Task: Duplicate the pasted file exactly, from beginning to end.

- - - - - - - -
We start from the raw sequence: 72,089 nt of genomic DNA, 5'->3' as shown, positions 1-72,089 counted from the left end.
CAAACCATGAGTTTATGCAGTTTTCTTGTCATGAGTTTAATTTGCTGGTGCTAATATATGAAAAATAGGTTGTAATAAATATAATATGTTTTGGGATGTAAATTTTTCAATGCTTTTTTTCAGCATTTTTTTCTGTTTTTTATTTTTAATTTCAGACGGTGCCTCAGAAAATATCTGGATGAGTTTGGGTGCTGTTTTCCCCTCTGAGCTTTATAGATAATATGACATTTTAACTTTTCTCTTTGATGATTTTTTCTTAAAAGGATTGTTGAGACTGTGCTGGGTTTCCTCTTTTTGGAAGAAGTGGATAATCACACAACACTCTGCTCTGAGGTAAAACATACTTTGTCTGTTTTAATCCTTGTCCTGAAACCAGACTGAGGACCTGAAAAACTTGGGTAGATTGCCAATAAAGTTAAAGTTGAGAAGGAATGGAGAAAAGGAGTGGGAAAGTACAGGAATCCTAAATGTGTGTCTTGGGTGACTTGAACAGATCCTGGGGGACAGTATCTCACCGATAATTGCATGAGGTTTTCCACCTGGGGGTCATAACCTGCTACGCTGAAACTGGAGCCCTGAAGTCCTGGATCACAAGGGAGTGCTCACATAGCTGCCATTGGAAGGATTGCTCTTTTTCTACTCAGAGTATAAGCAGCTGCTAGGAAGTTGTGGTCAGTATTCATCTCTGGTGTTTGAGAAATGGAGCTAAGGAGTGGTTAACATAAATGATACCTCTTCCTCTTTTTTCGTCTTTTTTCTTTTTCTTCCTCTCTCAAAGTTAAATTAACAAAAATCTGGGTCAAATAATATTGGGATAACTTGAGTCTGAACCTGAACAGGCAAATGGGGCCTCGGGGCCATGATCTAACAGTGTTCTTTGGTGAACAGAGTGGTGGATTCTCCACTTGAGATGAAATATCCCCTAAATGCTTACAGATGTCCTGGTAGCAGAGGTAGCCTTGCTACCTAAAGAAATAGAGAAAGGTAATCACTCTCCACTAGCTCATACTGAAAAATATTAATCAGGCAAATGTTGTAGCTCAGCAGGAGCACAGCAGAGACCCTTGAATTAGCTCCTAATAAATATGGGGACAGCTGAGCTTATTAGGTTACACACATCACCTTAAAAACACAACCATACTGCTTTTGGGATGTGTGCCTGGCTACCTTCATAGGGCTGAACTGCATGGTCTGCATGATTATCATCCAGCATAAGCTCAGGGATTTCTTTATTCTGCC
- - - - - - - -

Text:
We start from the raw sequence: 72,089 nt of genomic DNA, 5'->3' as shown, positions 1-72,089 counted from the left end.
CAAACCATGAGTTTATGCAGTTTTCTTGTCATGAGTTTAATTTGCTGGTGCTAATATATGAAAAATAGGTTGTAATAAATATAATATGTTTTGGGATGTAAATTTTTCAATGCTTTTTTTCAGCATTTTTTTCTGTTTTTTATTTTTAATTTCAGACGGTGCCTCAGAAAATATCTGGATGAGTTTGGGTGCTGTTTTCCCCTCTGAGCTTTATAGATAATATGACATTTTAACTTTTCTCTTTGATGATTTTTTCTTAAAAGGATTGTTGAGACTGTGCTGGGTTTCCTCTTTTTGGAAGAAGTGGATAATCACACAACACTCTGCTCTGAGGTAAAACATACTTTGTCTGTTTTAATCCTTGTCCTGAAACCAGACTGAGGACCTGAAAAACTTGGGTAGATTGCCAATAAAGTTAAAGTTGAGAAGGAATGGAGAAAAGGAGTGGGAAAGTACAGGAATCCTAAATGTGTGTCTTGGGTGACTTGAACAGATCCTGGGGGACAGTATCTCACCGATAATTGCATGAGGTTTTCCACCTGGGGGTCATAACCTGCTACGCTGAAACTGGAGCCCTGAAGTCCTGGATCACAAGGGAGTGCTCACATAGCTGCCATTGGAAGGATTGCTCTTTTTCTACTCAGAGTATAAGCAGCTGCTAGGAAGTTGTGGTCAGTATTCATCTCTGGTGTTTGAGAAATGGAGCTAAGGAGTGGTTAACATAAATGATACCTCTTCCTCTTTTTTCGTCTTTTTTCTTTTTCTTCCTCTCTCAAAGTTAAATTAACAAAAATCTGGGTCAAATAATATTGGGATAACTTGAGTCTGAACCTGAACAGGCAAATGGGGCCTCGGGGCCATGATCTAACAGTGTTCTTTGGTGAACAGAGTGGTGGATTCTCCACTTGAGATGAAATATCCCCTAAATGCTTACAGATGTCCTGGTAGCAGAGGTAGCCTTGCTACCTAAAGAAATAGAGAAAGGTAATCACTCTCCACTAGCTCATACTGAAAAATATTAATCAGGCAAATGTTGTAGCTCAGCAGGAGCACAGCAGAGACCCTTGAATTAGCTCCTAATAAATATGGGGACAGCTGAGCTTATTAGGTTACACACATCACCTTAAAAACACAACCATACTGCTTTTGGGATGTGTGCCTGGCTACCTTCATAGGGCTGAACTGCATGGTCTGCATGATTATCATCCAGCATAAGCTCAGGGATTTCTTTATTCTGCC